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Years End

 for Audre Lorde and Sonny Wainwright

Twice in my quickly disappearing forties
someone called while someone I loved and I were
making love to tell me another woman had died of cancer.
Seven years apart, and two different lovers: underneath the numbers, how lives are braided, how those women's death and lives, lived and died, were interleaved also.
Does lip touch on lip a memento mori? Does the blood-thrust nipple against its eager mate recall, through lust, a breast's transformations sometimes are lethal? Now or later, what's the enormous difference? If one day is good, is a day sufficient? Is it fear of death with which I'm so eager to live my life out now and in its possible permutations with the one I love? (Only four days later, she was on a plane headed west across the Atlantic, work-bound.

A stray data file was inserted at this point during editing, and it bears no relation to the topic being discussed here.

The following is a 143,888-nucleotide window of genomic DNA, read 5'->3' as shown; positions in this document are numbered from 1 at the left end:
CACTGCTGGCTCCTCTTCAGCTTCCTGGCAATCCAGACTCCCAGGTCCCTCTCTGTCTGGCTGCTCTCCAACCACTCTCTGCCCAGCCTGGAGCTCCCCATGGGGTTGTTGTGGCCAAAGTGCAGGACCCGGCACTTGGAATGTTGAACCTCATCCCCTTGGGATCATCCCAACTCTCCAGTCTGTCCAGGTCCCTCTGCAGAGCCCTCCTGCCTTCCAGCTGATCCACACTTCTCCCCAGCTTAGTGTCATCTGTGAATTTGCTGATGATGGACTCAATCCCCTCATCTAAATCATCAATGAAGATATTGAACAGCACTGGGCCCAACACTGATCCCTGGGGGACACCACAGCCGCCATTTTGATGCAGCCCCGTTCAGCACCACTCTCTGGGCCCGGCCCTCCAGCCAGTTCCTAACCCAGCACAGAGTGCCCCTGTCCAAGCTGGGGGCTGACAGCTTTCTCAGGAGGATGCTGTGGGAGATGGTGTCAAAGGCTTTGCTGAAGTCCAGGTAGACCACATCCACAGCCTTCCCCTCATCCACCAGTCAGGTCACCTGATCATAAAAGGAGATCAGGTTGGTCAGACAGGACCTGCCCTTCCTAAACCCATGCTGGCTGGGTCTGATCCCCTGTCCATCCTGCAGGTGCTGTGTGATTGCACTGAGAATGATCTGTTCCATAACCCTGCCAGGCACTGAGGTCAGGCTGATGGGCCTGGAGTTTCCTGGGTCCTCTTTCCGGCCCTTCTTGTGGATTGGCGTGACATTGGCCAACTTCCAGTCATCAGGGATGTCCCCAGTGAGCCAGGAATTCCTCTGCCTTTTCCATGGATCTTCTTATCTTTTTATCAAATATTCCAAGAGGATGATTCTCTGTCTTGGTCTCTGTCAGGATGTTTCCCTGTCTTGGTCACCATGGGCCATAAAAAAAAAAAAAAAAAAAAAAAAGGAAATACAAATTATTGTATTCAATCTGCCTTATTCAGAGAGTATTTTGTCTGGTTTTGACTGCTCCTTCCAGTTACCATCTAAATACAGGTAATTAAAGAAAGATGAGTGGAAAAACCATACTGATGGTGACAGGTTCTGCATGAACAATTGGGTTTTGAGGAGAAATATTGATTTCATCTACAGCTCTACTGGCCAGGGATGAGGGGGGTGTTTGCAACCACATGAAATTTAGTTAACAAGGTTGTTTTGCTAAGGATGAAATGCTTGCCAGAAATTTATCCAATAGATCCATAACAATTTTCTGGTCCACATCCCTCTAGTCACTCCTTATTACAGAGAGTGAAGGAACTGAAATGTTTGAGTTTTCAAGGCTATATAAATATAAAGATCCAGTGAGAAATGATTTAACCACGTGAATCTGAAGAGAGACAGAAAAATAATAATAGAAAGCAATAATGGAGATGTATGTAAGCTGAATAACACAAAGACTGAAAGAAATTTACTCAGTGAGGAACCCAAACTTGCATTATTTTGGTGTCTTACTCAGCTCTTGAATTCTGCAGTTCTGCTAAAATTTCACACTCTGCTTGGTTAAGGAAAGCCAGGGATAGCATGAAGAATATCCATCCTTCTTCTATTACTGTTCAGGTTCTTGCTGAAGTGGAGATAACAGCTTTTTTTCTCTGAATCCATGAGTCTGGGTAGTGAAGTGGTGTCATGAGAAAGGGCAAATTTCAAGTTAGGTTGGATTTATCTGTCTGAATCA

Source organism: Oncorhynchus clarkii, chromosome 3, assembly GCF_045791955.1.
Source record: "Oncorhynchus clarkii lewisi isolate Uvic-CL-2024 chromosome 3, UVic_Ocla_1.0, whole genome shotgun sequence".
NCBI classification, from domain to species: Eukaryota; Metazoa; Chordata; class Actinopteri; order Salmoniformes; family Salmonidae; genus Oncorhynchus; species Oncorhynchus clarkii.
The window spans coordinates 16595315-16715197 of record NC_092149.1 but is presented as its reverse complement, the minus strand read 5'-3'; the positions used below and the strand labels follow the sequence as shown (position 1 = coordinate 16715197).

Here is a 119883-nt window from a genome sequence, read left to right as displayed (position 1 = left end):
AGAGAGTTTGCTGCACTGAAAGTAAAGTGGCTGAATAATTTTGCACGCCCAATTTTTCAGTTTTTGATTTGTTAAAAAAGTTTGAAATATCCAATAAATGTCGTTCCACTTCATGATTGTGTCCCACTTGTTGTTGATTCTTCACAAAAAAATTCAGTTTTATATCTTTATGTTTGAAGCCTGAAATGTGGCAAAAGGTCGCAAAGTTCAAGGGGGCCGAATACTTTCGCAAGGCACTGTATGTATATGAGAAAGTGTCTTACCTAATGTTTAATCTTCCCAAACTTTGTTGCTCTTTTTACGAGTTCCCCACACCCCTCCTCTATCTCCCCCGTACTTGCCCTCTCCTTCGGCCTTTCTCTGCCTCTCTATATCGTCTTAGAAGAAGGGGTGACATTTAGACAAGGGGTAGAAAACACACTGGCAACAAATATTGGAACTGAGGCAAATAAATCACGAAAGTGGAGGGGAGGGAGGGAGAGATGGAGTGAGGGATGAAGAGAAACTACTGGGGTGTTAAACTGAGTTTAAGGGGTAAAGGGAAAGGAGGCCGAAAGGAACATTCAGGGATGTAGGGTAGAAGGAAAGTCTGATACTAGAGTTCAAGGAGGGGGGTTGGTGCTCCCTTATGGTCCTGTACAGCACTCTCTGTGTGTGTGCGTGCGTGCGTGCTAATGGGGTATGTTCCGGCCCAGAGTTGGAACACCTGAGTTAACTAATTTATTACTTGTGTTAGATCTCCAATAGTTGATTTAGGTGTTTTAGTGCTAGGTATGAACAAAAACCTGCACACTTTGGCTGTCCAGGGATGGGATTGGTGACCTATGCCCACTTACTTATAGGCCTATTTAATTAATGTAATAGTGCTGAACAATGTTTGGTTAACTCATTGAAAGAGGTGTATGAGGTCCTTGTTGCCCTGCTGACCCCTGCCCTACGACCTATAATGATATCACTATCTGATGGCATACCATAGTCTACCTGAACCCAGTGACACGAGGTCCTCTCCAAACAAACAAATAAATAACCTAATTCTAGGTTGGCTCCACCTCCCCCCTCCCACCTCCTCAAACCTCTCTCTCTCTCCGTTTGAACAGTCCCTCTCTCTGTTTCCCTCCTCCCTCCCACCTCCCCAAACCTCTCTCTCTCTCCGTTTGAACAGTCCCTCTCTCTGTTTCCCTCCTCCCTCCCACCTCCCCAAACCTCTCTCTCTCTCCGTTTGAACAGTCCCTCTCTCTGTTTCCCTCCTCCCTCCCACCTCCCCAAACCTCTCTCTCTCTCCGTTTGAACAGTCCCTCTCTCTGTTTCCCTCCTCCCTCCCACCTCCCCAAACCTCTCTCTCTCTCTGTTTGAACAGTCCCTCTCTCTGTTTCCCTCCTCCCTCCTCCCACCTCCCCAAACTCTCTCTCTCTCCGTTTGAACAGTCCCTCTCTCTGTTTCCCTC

) Men and women, mortally wounded where we love and nourish, dying at thirty, forty, fifty, not on barricades, but in beds of unfulfilled promise: tell me, senators, what you call abnormal? Each day's obits read as if there's a war on.
Fifty-eight-year-old poet dead of cancer: warrior woman laid down with the other warrior women.
Both times when the telephone rang, I answered, wanting not to, knowing I had to answer, go from two bodies' infinite approach to a crest of pleasure through the disembodied voice from a distance saying one loved body was clay, one wave of mind burst and broken.
Each time we went back to each other's hands and mouths as to a requiem where the chorus sings death with irrelevant and amazing bodily music.

by Marilyn Hacker
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